Nine days.

I have nine days left of this life, and then I leave. I’m not dying – it’s nothing so dramatic as that – but I’m moving away.

The keyboard that has been an emotional outlet so many times? I’m leaving it behind. And my books – my collection of hundreds of stories and beautiful words – they’re staying too.

My cases are heavy, and not heavy enough.

I am excited, though. University is one of those things: a fresh start, a clean slate, and a dive out of your comfort zone. It’s a chance to swim in new waters and be refreshed, a way to test everything you’ve learned so far in your first move towards ‘real life’. It’s a place to figure out what’s really important to you, and what you can let go.

It’s the waiting that’s hard. It’s watching your friends trickle away into their own adventures, while you’re left treading water in limbo. Waiting.



There’s time to do what I want; time to prepare and pack and catch up with people I can’t take with me. Everything is overshadowed by the looming presence of what is to come, of the inevitable. And I wait.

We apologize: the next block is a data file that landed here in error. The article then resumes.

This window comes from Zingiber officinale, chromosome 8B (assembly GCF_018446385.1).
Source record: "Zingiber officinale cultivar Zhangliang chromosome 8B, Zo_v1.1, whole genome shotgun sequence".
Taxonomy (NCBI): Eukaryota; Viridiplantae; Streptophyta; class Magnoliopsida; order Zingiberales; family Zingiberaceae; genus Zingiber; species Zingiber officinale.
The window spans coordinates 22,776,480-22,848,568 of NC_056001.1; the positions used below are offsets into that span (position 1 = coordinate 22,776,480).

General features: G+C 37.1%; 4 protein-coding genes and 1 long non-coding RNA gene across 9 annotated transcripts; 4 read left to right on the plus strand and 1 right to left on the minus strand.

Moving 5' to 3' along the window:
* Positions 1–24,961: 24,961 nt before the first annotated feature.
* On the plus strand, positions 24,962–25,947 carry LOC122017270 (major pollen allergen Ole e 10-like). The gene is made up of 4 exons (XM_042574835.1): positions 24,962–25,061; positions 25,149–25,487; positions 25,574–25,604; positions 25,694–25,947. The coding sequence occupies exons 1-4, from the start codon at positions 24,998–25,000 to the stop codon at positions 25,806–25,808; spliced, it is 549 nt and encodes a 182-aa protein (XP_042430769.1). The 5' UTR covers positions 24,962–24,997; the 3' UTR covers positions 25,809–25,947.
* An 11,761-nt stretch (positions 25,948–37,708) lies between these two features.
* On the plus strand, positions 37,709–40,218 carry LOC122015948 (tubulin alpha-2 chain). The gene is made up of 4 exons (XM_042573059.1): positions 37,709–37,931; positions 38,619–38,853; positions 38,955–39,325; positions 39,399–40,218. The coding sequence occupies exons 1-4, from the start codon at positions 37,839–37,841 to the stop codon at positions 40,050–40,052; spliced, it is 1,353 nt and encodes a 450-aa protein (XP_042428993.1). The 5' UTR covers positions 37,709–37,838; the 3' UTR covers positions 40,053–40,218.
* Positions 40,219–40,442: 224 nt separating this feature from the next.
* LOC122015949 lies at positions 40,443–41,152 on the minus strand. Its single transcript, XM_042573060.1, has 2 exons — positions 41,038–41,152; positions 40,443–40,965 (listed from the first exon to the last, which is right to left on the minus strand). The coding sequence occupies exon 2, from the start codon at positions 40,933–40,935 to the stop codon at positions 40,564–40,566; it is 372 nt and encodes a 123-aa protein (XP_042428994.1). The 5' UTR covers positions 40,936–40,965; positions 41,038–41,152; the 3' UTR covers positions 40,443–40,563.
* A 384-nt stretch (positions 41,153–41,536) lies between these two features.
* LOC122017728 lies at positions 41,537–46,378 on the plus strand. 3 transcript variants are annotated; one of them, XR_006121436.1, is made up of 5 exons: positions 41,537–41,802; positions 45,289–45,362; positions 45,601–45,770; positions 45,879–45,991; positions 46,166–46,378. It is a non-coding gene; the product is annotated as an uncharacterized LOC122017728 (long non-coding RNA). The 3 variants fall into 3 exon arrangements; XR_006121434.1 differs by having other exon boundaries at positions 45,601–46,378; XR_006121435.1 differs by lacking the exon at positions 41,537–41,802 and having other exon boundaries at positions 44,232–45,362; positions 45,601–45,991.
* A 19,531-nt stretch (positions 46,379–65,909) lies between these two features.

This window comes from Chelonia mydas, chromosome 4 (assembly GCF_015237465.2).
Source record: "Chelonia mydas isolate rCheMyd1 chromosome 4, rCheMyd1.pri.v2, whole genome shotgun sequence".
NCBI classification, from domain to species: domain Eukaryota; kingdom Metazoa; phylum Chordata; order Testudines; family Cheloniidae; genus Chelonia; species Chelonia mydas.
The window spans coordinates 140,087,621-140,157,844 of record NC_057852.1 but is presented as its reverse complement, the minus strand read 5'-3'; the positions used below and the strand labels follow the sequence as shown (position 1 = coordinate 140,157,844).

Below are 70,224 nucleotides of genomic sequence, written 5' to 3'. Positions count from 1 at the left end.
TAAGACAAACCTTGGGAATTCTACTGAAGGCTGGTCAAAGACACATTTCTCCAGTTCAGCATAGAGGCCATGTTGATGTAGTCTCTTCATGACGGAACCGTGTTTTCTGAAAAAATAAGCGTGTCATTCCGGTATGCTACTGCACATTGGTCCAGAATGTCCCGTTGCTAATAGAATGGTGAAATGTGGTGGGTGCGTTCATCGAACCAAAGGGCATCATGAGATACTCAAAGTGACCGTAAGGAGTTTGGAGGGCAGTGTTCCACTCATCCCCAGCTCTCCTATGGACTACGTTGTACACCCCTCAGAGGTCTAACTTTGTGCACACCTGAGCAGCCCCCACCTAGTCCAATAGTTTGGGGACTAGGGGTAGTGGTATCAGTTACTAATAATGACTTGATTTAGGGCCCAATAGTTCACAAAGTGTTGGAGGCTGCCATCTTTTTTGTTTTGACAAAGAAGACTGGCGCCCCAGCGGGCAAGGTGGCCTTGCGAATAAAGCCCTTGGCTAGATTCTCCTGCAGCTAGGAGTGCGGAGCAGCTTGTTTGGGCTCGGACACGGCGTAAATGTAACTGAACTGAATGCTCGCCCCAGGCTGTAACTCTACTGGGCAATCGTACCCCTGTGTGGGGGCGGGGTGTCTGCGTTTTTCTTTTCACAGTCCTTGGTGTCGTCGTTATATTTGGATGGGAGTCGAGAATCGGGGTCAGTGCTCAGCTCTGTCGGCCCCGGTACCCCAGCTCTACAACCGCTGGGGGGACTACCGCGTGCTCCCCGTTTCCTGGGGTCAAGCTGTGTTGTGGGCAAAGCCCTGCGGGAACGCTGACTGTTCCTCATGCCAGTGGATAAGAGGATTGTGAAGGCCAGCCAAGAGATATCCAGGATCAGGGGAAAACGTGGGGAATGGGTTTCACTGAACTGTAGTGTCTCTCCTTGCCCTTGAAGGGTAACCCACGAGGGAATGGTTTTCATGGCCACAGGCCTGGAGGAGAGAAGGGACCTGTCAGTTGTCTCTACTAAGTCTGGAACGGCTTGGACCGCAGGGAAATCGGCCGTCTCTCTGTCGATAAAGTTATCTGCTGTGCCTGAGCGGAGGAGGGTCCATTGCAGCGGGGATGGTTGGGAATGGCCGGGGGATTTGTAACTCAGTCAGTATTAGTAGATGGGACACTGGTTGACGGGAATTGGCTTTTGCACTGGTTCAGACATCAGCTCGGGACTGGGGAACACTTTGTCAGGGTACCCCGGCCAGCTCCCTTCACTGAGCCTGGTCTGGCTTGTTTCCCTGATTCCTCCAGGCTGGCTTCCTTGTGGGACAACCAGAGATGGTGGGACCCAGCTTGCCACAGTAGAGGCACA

I am the spaces between the lines, I am floating and drifting in empty time.

Nine days.

I’m waiting.


For those of you who don’t know, I spent the last two weeks in South Africa! It was an amazing experience, and a big part of this was learning about some of the history of the country. We visited the Apartheid Museum in Johannesburg, and one thing that really stood out to me was a¬†quote from the William Ernest Henley poem that Nelson Mandela read during his jail time.

It’s a testament to the power of language; words strengthen the spirit. Here’s an excerpt of the famous poem:

In the fell clutch of circumstance

I have not winced nor cried aloud.

Under the bludgeonings of chance

My head is bloody, but unbowed.